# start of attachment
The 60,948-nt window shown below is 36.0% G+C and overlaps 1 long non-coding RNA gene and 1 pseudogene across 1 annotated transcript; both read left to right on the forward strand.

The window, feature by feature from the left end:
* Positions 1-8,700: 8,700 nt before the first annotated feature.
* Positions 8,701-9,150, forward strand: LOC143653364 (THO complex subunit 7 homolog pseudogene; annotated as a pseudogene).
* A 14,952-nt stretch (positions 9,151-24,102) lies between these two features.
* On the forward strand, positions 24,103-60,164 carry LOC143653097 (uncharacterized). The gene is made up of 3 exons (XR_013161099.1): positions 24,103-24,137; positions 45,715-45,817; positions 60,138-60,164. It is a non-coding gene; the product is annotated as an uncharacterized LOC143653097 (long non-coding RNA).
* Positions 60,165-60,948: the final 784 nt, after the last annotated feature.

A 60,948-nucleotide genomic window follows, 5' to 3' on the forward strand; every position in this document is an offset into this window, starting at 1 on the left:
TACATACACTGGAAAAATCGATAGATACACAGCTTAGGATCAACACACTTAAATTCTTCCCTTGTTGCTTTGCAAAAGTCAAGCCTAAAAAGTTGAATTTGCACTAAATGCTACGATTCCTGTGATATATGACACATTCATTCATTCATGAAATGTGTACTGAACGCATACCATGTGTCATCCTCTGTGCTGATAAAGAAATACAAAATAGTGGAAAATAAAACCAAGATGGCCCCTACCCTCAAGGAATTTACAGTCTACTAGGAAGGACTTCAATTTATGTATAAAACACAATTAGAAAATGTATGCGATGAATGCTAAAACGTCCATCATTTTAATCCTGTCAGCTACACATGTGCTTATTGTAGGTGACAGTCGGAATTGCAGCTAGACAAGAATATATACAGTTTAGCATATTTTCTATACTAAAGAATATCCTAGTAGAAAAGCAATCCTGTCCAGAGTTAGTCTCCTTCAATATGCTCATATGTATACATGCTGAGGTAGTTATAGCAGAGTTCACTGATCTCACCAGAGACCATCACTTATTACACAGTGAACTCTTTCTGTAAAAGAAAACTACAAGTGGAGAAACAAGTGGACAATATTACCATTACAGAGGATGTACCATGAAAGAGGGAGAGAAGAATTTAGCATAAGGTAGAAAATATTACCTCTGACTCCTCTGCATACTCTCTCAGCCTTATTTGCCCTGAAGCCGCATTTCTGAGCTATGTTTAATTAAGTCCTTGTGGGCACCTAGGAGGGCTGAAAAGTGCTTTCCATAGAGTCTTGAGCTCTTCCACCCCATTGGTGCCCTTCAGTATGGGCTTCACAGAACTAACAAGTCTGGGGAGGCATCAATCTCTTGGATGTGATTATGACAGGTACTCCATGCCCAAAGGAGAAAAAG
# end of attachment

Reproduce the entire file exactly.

The 60,948-nt window shown below is 36.0% G+C and overlaps 1 long non-coding RNA gene and 1 pseudogene across 1 annotated transcript; both read left to right on the forward strand.

The window, feature by feature from the left end:
* Positions 1-8,700: 8,700 nt before the first annotated feature.
* Positions 8,701-9,150, forward strand: LOC143653364 (THO complex subunit 7 homolog pseudogene; annotated as a pseudogene).
* A 14,952-nt stretch (positions 9,151-24,102) lies between these two features.
* On the forward strand, positions 24,103-60,164 carry LOC143653097 (uncharacterized). The gene is made up of 3 exons (XR_013161099.1): positions 24,103-24,137; positions 45,715-45,817; positions 60,138-60,164. It is a non-coding gene; the product is annotated as an uncharacterized LOC143653097 (long non-coding RNA).
* Positions 60,165-60,948: the final 784 nt, after the last annotated feature.

A 60,948-nucleotide genomic window follows, 5' to 3' on the forward strand; every position in this document is an offset into this window, starting at 1 on the left:
TACATACACTGGAAAAATCGATAGATACACAGCTTAGGATCAACACACTTAAATTCTTCCCTTGTTGCTTTGCAAAAGTCAAGCCTAAAAAGTTGAATTTGCACTAAATGCTACGATTCCTGTGATATATGACACATTCATTCATTCATGAAATGTGTACTGAACGCATACCATGTGTCATCCTCTGTGCTGATAAAGAAATACAAAATAGTGGAAAATAAAACCAAGATGGCCCCTACCCTCAAGGAATTTACAGTCTACTAGGAAGGACTTCAATTTATGTATAAAACACAATTAGAAAATGTATGCGATGAATGCTAAAACGTCCATCATTTTAATCCTGTCAGCTACACATGTGCTTATTGTAGGTGACAGTCGGAATTGCAGCTAGACAAGAATATATACAGTTTAGCATATTTTCTATACTAAAGAATATCCTAGTAGAAAAGCAATCCTGTCCAGAGTTAGTCTCCTTCAATATGCTCATATGTATACATGCTGAGGTAGTTATAGCAGAGTTCACTGATCTCACCAGAGACCATCACTTATTACACAGTGAACTCTTTCTGTAAAAGAAAACTACAAGTGGAGAAACAAGTGGACAATATTACCATTACAGAGGATGTACCATGAAAGAGGGAGAGAAGAATTTAGCATAAGGTAGAAAATATTACCTCTGACTCCTCTGCATACTCTCTCAGCCTTATTTGCCCTGAAGCCGCATTTCTGAGCTATGTTTAATTAAGTCCTTGTGGGCACCTAGGAGGGCTGAAAAGTGCTTTCCATAGAGTCTTGAGCTCTTCCACCCCATTGGTGCCCTTCAGTATGGGCTTCACAGAACTAACAAGTCTGGGGAGGCATCAATCTCTTGGATGTGATTATGACAGGTACTCCATGCCCAAAGGAGAAAAAG